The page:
Geographic distance is a flimsy bulwark against the many risks that follow climate-related disasters. Environmental calamities can exacerbate economic and social problems, leading to water and food crises, large-scale involuntary migration, interstate conflict, severe social instability and even the collapse of regional governments. Just one of those outcomes can have profound implications for commerce, yet most businesses have not built enough resilience to these risks.

“We’ve seen wars fought over resources in the past. Should a weather-related event cause a problem with food or water supplies, it’s not beyond the realm of possibility that we would see conflict arise over the remaining food and water,” says Eugenie Molyneux, Chief Risk Officer for Commercial Insurance at Zurich Insurance Group. “That’s where migration may come in—and the locations where climate change is most likely to have a significant impact are some of the more populous locations in the world.”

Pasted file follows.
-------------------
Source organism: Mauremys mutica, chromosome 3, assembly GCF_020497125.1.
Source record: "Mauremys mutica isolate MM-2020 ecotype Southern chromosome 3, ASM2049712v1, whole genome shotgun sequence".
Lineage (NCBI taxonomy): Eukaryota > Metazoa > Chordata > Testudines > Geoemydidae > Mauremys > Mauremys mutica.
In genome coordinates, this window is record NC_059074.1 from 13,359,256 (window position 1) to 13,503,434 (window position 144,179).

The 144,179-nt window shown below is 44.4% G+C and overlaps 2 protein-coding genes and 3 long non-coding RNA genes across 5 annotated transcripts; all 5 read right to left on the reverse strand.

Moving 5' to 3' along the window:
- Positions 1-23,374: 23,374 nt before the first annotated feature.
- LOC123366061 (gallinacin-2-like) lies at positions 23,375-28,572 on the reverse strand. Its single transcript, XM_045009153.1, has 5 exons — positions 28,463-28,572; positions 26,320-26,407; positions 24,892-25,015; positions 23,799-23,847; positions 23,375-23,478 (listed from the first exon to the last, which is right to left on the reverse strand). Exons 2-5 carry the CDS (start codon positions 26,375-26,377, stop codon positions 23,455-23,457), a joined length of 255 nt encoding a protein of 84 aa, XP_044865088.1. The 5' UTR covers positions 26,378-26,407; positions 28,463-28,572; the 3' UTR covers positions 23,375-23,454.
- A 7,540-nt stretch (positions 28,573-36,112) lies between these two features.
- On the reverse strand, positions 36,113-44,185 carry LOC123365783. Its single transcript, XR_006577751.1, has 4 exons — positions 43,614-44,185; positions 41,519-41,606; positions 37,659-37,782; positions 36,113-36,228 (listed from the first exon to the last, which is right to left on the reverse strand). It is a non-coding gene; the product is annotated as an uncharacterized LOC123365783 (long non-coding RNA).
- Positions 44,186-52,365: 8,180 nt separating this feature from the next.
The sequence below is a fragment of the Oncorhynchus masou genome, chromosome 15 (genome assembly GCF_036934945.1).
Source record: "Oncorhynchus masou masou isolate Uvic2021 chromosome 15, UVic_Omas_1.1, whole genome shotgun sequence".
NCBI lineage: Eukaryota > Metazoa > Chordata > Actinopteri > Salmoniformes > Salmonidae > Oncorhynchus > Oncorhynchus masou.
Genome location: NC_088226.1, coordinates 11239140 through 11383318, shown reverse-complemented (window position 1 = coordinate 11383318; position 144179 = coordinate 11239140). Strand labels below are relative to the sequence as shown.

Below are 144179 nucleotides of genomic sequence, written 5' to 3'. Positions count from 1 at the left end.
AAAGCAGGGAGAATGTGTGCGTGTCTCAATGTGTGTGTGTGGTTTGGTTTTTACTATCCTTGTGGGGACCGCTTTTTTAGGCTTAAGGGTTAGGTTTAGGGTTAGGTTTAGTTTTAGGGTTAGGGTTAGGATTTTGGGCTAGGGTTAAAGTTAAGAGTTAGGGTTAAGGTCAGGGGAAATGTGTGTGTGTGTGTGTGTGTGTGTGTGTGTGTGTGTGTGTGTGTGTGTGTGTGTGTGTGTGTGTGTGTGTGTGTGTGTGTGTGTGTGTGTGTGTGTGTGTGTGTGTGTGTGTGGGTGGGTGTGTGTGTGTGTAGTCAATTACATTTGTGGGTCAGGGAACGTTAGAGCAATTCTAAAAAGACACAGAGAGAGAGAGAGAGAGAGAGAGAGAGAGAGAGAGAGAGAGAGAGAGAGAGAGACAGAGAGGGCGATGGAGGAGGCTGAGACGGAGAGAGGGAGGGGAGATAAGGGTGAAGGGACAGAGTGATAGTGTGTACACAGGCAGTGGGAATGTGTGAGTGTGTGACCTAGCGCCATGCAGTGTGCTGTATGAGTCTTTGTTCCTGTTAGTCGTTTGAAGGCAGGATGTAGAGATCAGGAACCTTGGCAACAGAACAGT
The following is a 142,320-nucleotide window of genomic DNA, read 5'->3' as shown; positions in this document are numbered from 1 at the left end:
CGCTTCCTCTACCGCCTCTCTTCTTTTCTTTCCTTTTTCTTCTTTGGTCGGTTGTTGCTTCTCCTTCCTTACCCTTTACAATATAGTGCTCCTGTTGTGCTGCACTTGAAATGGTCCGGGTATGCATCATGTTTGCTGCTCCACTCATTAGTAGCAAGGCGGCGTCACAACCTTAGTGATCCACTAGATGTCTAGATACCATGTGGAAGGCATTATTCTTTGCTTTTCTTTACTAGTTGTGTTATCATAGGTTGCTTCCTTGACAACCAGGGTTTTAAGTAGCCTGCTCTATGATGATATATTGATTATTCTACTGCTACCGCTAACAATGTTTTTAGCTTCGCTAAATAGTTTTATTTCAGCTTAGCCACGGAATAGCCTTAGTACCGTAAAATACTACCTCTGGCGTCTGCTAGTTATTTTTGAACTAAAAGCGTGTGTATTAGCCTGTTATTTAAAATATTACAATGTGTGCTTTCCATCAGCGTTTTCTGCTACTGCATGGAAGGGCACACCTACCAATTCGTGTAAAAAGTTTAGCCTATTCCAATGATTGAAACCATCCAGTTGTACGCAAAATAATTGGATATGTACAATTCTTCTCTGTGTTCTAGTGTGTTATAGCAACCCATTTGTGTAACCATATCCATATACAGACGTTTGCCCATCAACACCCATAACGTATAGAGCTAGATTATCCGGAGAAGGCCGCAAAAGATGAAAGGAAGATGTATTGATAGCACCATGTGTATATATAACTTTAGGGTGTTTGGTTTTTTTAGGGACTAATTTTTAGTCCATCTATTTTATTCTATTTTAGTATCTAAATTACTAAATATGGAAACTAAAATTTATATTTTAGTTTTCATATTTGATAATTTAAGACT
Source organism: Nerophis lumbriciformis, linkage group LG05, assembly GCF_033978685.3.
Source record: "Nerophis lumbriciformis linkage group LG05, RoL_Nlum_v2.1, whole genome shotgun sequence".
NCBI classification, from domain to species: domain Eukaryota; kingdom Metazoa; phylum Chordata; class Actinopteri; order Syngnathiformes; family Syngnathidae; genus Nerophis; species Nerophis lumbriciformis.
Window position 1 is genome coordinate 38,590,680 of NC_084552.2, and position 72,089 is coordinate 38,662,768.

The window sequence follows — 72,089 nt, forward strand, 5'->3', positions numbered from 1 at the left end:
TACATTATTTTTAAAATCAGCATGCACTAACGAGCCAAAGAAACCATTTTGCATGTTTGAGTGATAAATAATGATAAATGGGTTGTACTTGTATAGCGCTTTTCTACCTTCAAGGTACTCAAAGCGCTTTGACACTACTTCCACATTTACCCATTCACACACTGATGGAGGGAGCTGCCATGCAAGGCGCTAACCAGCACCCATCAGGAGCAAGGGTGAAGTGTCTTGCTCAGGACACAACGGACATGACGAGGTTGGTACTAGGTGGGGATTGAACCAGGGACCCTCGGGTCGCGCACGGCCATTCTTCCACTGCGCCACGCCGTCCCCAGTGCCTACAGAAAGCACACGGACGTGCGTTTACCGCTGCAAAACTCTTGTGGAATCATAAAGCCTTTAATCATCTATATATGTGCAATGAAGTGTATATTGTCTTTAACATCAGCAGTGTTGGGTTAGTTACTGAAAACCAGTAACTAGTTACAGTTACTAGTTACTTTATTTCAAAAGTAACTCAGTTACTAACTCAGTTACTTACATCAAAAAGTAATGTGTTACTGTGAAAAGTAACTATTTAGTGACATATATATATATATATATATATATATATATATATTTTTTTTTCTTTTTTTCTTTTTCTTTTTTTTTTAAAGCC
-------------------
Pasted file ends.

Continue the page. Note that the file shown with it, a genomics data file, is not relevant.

Molyneux points to Puerto Rico, where Hurricane Maria devastated much of the infrastructure in September 2017, raising fears that many residents would have to relocate. “We’re talking hundreds of thousands of people. What if it’s millions of people?” she asks. “Let’s say we have an extreme weather-related event. It triggers mass migration of such a scale that it leads to a border conflict. A war in today’s world might not be fought with arms. It might be fought via cyberattack. One of the things we note in the Global Risks Report is that you might see countries essentially fight a war over the internet.”